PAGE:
Although Medina worked as a detailer for the balance of his employ at Ramsey Steel, from 1978 to 1994, he sought promotions on three occasions. A few years after his return to Ramsey Steel, Medina expressed interest in an outside sales position. Although Ramsey Steel never officially stated that the position was open, Ramsey Steel awarded the job to Joe Menchey, a man twenty-five years Medina's junior. Sometime in 1989 or 1990, Menchey resigned and Medina again expressed interest in the outside sales position. According to Medina, Ramsey Steel's president,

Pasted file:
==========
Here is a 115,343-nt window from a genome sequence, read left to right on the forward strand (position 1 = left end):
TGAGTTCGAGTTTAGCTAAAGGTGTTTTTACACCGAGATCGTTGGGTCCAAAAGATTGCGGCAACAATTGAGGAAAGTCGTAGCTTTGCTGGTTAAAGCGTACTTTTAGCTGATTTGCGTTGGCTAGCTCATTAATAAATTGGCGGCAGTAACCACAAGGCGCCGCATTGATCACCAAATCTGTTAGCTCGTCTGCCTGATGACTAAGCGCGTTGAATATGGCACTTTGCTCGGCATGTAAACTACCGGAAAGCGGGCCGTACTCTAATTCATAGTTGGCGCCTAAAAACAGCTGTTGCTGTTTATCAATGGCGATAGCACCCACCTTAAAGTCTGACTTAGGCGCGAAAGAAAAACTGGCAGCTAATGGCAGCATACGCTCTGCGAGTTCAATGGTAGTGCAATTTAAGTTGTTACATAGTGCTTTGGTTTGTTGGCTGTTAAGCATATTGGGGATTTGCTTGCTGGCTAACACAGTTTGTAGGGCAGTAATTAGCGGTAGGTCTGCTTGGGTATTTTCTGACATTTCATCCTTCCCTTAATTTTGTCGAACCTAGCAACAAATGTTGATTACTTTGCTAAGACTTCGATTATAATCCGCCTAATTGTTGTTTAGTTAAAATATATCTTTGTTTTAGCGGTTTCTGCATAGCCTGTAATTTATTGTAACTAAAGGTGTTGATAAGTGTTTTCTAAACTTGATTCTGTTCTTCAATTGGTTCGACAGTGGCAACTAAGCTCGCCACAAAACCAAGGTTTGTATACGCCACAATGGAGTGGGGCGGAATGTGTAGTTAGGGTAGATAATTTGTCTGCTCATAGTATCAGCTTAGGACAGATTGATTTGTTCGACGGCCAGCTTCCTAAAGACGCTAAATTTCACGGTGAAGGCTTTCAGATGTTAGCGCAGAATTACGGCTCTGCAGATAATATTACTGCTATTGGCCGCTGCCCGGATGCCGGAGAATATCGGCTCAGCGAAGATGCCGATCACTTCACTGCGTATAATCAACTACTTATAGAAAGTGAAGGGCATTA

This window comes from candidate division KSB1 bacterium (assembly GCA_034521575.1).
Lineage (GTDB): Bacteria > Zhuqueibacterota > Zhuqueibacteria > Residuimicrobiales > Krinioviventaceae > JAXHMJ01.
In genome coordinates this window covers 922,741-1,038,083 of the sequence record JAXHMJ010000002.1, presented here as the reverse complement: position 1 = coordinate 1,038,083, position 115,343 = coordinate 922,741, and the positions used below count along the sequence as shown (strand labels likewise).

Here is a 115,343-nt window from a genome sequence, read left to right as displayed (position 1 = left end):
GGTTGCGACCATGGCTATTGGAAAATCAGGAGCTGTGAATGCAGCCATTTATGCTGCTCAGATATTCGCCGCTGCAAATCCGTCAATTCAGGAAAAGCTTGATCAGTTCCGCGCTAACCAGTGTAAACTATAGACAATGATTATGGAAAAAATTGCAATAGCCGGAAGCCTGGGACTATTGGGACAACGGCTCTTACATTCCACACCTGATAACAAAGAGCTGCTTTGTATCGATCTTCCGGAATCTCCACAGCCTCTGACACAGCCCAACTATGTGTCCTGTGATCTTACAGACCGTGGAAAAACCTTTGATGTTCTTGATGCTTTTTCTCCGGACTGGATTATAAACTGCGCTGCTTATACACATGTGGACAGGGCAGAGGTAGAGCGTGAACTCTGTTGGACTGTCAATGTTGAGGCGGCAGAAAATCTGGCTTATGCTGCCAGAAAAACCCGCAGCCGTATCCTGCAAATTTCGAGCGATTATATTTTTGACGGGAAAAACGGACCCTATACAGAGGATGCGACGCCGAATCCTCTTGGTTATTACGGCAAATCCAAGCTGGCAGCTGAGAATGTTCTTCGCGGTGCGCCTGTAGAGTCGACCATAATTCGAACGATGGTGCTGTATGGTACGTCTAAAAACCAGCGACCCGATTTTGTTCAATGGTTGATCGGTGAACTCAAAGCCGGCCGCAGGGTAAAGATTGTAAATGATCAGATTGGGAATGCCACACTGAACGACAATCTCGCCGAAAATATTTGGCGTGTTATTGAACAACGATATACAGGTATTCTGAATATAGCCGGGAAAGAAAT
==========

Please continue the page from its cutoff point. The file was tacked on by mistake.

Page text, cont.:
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Greg Ramsey, told him that he did not have the right "ingredients" for the job. After offering the job to an employee who declined it, the position remained open for several years until Ramsey Steel hired Fred Chavarria, a man twenty-five years Medina's junior.

During the time that the outside sales position was vacant, Ismael Legarreta, an Assistant Vice-President at Ramsey Steel, held a meeting to discuss the newly created lead detailer position. Medina claims that during this meeting the issue of productivity arose and that Lupe de la Cruz believed that the solution was to "get rid of all the old people." De la Cruz received no reprimand for this comment and, in fact, was promoted to the new lead detailer position. Ramsey Steel claims that Medina never applied for the lead detailer position but Medina says that Legarreta told him and other detailers that they would all be considered for the position.